Tenants being forced out of Amherst apartments told to stay put
Echo Village Apartments at 30 Gatehouse Rd. in Amherst. KEVIN GUTTING Purchase photo reprints »
AMHERST — Low-income residents whose tenancies are being terminated at Echo Village Apartments are being advised to continue paying their rents and to seek legal assistance as a means of remaining in their homes for as long as possible.
Staff with Family Outreach of Amherst, a program of the Center for Human Development, met Wednesday with seven of the 19 tenants who have federal Section 8 vouchers to plan a way to preserve their housing and to reassure them that they won’t be on the streets come April 1.
Most of the 24 tenants at Echo Village were notified in early February in letters from new property manager Eagle Crest that rents will increase and their tenancies would be terminated at the end of March. For those with federal Section 8 vouchers, the hikes, expected to be between 20 and 40 percent, would make it impossible for them to stay.
“You have the right to safe, affordable housing so you do not have to vacate your property on March 31,” said Francine Rodriquez, a program manager for Family Outreach. “The best thing to do is stay put, get the Massachusetts Justice Project involved and make sure you’re caught up on any arrears.”
Rodriquez is having each tenant contact the Massachusetts Justice Project, which acts as the intake for Community Legal Aid in Northampton. The Massachusetts Justice Project will represent the individual tenants should they be formally evicted.
“We need to ensure everyone has legal representation,” Rodriquez said.
Garine Roubinian, a caseworker for Family Outreach, said because court proceedings will be needed to evict tenants, it is possible Eagle Crest will negotiate arrangements to let tenants stay or get new housing.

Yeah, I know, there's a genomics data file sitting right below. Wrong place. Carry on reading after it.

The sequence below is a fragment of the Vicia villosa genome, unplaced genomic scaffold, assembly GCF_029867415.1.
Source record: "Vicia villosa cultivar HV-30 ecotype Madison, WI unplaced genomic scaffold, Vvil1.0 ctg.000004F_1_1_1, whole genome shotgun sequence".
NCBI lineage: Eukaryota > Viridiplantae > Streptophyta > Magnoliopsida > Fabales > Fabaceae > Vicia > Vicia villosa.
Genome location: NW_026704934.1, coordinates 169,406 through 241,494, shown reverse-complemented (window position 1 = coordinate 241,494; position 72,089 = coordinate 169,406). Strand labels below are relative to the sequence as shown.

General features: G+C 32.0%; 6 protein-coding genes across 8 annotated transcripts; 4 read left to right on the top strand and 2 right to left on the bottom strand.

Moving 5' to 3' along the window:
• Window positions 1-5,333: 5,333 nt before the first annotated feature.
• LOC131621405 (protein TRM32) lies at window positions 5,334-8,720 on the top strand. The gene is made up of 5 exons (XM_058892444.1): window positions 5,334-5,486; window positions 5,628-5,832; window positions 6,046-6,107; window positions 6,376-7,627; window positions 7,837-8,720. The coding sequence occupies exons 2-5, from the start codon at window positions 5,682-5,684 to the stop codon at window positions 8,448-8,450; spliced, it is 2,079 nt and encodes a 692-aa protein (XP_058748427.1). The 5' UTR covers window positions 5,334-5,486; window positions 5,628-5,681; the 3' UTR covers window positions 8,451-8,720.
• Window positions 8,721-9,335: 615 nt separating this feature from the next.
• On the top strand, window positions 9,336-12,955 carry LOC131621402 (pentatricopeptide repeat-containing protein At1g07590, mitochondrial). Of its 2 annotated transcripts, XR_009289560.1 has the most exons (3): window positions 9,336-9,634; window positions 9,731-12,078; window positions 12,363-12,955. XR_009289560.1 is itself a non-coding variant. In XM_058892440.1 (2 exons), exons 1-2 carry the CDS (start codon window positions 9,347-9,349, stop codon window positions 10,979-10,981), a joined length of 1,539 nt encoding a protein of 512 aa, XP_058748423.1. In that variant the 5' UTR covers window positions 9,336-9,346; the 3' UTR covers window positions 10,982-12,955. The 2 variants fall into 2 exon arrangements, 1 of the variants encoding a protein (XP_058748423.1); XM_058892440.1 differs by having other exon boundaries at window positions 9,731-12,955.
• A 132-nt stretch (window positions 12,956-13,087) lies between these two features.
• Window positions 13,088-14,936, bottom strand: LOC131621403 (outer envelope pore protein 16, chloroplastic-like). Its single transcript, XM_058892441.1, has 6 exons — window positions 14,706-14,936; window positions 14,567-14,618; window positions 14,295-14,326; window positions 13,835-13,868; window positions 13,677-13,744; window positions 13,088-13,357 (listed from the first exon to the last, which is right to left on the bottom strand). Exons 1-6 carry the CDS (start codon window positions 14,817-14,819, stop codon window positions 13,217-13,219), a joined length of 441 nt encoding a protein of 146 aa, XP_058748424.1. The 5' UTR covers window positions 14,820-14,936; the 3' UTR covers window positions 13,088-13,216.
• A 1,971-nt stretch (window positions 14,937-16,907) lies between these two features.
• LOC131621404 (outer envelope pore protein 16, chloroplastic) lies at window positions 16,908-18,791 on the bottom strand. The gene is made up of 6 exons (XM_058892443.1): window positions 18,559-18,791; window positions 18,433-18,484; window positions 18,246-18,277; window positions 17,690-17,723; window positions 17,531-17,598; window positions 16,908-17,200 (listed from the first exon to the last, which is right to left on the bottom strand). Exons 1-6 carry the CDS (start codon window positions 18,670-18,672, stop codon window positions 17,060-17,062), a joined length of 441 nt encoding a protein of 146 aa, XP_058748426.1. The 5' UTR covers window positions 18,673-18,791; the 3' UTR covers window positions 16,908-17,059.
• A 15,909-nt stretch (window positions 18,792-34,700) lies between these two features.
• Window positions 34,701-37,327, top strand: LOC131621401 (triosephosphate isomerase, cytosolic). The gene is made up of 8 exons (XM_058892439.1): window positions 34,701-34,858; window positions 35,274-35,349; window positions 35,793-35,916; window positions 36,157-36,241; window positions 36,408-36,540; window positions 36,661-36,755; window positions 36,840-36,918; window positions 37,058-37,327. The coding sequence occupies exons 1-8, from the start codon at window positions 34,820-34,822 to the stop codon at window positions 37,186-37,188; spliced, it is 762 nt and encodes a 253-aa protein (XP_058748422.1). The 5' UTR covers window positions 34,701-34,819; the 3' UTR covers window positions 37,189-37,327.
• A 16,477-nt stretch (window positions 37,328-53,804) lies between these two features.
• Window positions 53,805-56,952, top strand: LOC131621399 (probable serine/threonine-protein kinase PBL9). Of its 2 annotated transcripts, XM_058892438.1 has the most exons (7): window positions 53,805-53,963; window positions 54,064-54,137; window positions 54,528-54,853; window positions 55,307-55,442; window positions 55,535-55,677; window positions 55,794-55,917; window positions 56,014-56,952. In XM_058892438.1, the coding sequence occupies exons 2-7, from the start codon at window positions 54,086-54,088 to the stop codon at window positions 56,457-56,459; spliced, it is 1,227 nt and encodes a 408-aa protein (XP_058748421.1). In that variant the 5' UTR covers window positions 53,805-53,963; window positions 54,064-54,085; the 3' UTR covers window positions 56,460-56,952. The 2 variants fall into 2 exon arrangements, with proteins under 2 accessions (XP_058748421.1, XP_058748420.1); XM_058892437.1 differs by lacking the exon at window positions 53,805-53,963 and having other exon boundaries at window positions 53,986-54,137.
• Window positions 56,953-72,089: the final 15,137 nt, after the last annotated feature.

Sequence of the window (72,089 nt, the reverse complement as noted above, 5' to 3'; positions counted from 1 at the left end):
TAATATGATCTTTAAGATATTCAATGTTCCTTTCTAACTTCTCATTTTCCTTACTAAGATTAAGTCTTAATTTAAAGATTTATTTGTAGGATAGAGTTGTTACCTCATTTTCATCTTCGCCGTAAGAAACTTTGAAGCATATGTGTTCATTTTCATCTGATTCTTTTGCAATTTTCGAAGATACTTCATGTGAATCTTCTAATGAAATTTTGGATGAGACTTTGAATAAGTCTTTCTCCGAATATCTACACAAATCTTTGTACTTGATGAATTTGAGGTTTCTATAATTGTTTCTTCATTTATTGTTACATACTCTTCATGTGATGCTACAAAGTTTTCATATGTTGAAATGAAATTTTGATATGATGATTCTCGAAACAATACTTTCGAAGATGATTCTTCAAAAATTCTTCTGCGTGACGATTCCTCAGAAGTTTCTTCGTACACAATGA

This might include allowing families with children to remain until the end of the school year.
Roubinian is also scheduling a roundtable from 1:30 to 3 p.m. Tuesday at Family Outreach’s office at 10 Gatehouse Road, where it is expected town and school officials will be available to answer questions, such as whether the children involved may remain in Amherst schools if they must move out of town and what municipal strategies are being explored for preserving affordable housing.
Jennifer Dieringer, managing attorney for Community Legal Aid, said it is too early to know what level of legal assistance tenants will need. That will depend, she said, on how and when eviction proceedings begin.
Dieringer said Amherst is already a difficult community for low-income residents due to the high rents, but having time to organize plans should help. Still, 19 Section 8 tenants losing their homes at once is challenging, she said.
Rodriquez said it won’t be easy to find new homes where low-income tenants can meet the $1,222 monthly rent for two-bedroom and $1,400 for three-bedroom apartments allowed by the Section 8 program.
With first and last months’ rent and security deposits, as well as moving expenses, tenants are also looking at $3,000 or more in up-front costs before they settle into a new home.
“We’re talking about thousands of dollars for each family,” Rodriquez said.
Tenants who attended the initial meeting expressed worry that they may have to move from the town where they have been raising their children, possibly before the school year has ended.
Latigra “Tiggy” Heckstall said Echo Village has been a good place to live. She said her sister and grandmother also have units there. If forced to move, they would likely be separated, and possibly no longer be in Amherst, she said.
“Realistically, the only way we find an apartment to move into this fast is in Springfield or Holyoke,” Heckstall said.
Her son has an individualized education plan at Fort River School and has just started making friends, she said. “It took him a long time to get used to this school,” Heckstall said.
Another tenant, Marc Abely, a single father of three, said he doesn’t want to move before the school year ends. “I think it’s completely unreasonable timing in the middle of the school year,” he said.
Tenant Tracylee Boutilier said she feels as though the town is pitting low-income residents against students for rentals. She suggested the town pass a law requiring large-scale property management companies to set aside a percentage of homes for low-income families.
She added that she also fears low-income housing will soon be segregated in Amherst.
Santa Barbara Pabon said she has appreciated living with a mix of people. “This is a multicultural community, and they’re taking the culture out of it,” she said.